A key element of human language has been discovered in babbler bird.
Stringing together meaningless sounds to create meaningful signals was previously thought to be the preserve of humans alone, but the new study has revealed that babbler birds are also able to communicate in this way.
Researchers at the Universities of Exeter and Zurich discovered that the chestnut-crowned babbler, a highly social bird found in the Australian Outback, has the ability to convey new meaning by rearranging the meaningless sounds in its calls.
This babbler bird communication is reminiscent of the way humans form meaningful words. The research findings, which are reveal a potential early step in the emergence of the elaborate language systems we use today.
Lead author Sabrina Engesser from the University of Zurich said that although previous studies indicate that animals, particularly birds, are capable of stringing different sounds together as part of a complex song, these songs generally lack a specific meaning and changing the arrangement of sounds within a song does not seem to alter its overall message.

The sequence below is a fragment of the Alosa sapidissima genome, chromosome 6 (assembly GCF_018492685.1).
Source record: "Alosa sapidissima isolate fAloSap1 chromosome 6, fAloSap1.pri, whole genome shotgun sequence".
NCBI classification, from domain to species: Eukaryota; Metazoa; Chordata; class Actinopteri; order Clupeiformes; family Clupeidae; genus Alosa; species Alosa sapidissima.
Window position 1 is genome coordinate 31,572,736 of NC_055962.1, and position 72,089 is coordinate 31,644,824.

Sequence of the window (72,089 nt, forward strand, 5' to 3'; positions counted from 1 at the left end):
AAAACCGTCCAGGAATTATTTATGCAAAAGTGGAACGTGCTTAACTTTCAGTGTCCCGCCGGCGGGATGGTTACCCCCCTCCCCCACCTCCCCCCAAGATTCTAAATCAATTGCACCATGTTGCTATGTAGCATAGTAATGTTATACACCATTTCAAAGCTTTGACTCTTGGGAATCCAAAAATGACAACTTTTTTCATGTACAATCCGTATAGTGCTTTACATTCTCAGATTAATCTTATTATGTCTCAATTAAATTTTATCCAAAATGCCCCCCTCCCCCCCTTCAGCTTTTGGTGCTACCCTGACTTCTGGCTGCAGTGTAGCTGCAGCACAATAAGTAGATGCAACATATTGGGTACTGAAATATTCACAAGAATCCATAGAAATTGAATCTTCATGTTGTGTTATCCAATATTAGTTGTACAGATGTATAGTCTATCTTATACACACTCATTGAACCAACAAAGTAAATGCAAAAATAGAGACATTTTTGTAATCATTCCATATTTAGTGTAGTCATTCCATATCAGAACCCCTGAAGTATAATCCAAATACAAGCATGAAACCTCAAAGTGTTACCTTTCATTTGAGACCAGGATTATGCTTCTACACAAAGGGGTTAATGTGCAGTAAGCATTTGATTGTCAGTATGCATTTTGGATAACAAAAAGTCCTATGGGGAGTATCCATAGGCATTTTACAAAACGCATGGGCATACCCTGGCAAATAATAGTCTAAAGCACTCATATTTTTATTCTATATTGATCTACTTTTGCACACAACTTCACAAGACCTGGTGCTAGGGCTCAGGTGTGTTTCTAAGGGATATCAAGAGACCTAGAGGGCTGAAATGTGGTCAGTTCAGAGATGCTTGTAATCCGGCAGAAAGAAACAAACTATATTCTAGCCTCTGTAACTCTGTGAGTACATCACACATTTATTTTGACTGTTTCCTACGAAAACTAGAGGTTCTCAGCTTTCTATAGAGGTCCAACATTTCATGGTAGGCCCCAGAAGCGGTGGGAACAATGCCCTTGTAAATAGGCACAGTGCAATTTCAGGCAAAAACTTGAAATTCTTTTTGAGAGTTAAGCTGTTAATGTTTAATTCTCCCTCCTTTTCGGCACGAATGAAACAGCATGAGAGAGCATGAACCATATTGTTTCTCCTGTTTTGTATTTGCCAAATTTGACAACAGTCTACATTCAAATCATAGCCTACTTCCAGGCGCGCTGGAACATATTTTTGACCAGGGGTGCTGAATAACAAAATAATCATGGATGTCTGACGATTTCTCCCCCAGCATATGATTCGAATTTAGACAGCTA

In contrast to most songbirds, chestnut-crowned babblers do not sing. Instead its extensive vocal repertoire is characterised by discrete calls made up of smaller acoustically distinct individual sounds, she added.
Researcher think that babbler birds may choose to rearrange sounds to code new meaning because doing so through combining two existing sounds is quicker than evolving a new sound altogether, said co-author Andy Russell.
The researchers noticed that chestnut-crowned babblers reused two sounds “A” and “B” in different arrangements when performing specific behaviours. When flying, the birds produced a flight call “AB”, but when feeding chicks in the nest they emitted “BAB” prompt calls.
The authors report that in the chestnut-crowned babbler, the first sound element “B” is what seems to differentiate the meaning between flight and prompt vocalisations, akin to cat and at in English, where the c represents the meaning differentiating element, or phoneme.
The study is published in the journal PLOS Biology.